The Waterford Charter, dated to 1372 and currently housed in the medieval gallery in the Waterford Museum of Treasures, was originally drawn up as a propaganda exercise between Waterford and New Ross in a bid to confirm charter status fromKing Edward III. The King is depicted at the top of the roll, receiving the key of the city from the city sheriff and two bailiffs; while underneath this scene,the medieval City of Waterford is painted, depicting features such as churches, Reginald’s Tower, whitewashed walls and brightly coloured roofs, all meant to highlight the city's affluence. This roll is unique in Ireland and is the earliest depiction of an Irish city.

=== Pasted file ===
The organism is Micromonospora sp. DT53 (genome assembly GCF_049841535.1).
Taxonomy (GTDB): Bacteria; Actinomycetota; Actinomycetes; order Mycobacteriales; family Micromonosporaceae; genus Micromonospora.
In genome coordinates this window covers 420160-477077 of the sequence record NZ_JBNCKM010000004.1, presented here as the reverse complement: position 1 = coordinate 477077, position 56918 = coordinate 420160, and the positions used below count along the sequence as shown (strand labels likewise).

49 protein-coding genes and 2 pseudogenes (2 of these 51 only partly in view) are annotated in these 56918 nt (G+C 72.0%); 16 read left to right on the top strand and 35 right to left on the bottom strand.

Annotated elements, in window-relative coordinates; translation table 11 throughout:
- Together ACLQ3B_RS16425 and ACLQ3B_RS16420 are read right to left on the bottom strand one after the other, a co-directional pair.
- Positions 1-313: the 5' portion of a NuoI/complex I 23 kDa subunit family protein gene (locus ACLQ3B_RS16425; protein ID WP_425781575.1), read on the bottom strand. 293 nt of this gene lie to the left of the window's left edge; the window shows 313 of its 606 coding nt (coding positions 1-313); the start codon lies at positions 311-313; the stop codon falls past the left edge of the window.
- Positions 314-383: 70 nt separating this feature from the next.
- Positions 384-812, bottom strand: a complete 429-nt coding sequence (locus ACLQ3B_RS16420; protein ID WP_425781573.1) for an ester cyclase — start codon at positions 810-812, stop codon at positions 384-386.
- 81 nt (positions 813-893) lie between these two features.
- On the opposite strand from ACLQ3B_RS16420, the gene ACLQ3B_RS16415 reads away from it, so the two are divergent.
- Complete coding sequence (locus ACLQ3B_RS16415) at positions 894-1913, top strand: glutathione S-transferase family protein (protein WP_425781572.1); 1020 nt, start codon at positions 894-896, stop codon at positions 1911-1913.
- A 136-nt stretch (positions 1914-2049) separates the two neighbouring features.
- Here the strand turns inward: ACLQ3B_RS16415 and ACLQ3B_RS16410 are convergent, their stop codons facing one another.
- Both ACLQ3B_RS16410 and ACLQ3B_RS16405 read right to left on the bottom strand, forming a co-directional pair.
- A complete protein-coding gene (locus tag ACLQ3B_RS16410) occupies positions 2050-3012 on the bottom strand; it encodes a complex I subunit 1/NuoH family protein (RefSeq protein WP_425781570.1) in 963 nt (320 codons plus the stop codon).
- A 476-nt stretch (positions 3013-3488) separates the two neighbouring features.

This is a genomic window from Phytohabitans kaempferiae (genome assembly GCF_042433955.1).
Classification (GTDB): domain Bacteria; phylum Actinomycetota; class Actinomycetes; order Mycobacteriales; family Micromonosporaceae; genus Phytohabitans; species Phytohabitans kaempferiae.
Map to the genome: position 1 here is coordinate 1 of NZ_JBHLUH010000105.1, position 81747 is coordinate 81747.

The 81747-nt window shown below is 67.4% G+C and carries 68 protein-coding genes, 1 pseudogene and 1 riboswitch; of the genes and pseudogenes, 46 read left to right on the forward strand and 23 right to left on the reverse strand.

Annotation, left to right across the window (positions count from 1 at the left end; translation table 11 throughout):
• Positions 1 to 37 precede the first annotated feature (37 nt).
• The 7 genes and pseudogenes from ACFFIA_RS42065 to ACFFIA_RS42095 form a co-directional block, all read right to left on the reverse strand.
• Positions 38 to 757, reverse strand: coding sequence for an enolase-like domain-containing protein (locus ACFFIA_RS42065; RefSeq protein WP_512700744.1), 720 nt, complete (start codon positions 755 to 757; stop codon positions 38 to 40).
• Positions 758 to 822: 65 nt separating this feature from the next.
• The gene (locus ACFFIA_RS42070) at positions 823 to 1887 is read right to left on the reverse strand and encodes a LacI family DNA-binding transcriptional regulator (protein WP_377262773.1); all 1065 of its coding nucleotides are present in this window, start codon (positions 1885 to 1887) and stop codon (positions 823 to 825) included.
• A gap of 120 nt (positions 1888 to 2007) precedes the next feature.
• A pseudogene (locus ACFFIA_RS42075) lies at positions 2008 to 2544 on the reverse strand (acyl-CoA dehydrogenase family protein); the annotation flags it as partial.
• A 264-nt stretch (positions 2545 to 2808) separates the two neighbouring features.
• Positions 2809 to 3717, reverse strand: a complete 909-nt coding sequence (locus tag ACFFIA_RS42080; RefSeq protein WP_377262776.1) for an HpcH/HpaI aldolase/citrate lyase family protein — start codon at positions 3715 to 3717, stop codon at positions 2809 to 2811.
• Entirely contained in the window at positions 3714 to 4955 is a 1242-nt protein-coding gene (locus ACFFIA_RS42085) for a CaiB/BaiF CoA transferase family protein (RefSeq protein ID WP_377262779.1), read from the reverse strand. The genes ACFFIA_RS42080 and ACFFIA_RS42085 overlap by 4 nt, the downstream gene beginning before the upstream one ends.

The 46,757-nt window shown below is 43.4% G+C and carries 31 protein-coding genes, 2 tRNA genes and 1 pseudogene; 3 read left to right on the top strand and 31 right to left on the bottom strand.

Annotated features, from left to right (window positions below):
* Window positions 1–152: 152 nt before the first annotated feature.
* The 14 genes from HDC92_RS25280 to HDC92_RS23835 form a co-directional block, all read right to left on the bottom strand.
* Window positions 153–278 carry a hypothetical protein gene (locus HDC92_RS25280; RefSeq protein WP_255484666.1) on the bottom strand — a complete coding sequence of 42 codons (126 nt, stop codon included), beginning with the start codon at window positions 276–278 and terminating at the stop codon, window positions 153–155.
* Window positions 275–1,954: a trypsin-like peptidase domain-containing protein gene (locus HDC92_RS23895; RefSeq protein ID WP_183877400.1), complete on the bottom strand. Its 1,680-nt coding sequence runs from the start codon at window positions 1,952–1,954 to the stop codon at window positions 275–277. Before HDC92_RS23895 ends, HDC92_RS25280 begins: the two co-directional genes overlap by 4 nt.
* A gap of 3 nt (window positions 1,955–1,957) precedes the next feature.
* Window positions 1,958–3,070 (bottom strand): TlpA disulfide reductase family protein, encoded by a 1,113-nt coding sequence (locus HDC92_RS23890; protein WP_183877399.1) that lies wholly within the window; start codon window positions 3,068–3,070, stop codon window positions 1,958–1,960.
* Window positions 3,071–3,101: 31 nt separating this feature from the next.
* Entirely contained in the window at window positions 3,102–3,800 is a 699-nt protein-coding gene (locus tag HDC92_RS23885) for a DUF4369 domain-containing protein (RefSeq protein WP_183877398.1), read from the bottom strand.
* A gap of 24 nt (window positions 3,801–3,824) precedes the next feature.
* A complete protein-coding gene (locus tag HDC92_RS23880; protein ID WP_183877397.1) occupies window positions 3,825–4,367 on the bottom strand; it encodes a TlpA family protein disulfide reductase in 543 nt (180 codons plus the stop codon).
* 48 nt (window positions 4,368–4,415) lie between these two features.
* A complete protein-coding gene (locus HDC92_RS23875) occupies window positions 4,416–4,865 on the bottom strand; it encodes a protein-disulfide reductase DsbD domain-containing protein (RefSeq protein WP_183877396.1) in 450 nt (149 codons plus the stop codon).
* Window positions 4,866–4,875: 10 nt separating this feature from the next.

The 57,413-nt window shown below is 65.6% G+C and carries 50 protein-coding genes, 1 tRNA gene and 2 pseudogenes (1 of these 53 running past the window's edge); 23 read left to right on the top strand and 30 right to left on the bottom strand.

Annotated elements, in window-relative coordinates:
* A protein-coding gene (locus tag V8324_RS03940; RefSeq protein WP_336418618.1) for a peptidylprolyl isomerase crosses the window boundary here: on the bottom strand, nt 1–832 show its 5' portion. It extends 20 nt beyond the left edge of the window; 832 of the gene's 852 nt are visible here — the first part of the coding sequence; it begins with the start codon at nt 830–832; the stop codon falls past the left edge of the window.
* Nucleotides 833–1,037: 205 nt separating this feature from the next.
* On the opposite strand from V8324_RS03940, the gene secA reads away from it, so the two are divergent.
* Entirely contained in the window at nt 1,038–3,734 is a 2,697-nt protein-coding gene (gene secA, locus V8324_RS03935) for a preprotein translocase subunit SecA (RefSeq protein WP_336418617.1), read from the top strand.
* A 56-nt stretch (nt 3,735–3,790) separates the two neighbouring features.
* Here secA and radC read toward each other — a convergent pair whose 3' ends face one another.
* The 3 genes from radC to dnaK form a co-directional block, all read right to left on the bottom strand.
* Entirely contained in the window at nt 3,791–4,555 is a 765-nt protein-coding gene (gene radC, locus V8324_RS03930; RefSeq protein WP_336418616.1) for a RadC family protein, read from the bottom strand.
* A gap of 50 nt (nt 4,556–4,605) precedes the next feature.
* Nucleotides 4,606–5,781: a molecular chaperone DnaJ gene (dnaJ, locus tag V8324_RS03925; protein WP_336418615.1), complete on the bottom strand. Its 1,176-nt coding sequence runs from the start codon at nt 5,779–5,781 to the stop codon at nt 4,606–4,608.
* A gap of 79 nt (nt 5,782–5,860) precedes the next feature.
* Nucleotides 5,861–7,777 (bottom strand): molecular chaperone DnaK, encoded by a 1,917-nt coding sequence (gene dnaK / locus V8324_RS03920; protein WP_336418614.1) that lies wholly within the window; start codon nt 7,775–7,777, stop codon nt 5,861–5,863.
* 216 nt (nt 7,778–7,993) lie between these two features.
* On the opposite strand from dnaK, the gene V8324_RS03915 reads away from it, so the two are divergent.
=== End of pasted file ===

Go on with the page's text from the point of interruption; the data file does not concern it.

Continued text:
All the extra data collected from this exercise was incorporated into thedeveloping sketch. And after the final layout was agreed on and all features ofthe map had been sketched in, the image was worked up digitally in a style aimed to mimic, rather than replicate the Charter scene.
This has now been published in a new book Cois tSiúire: 9000 years of Human Settlement in the Lower Suir Valley’.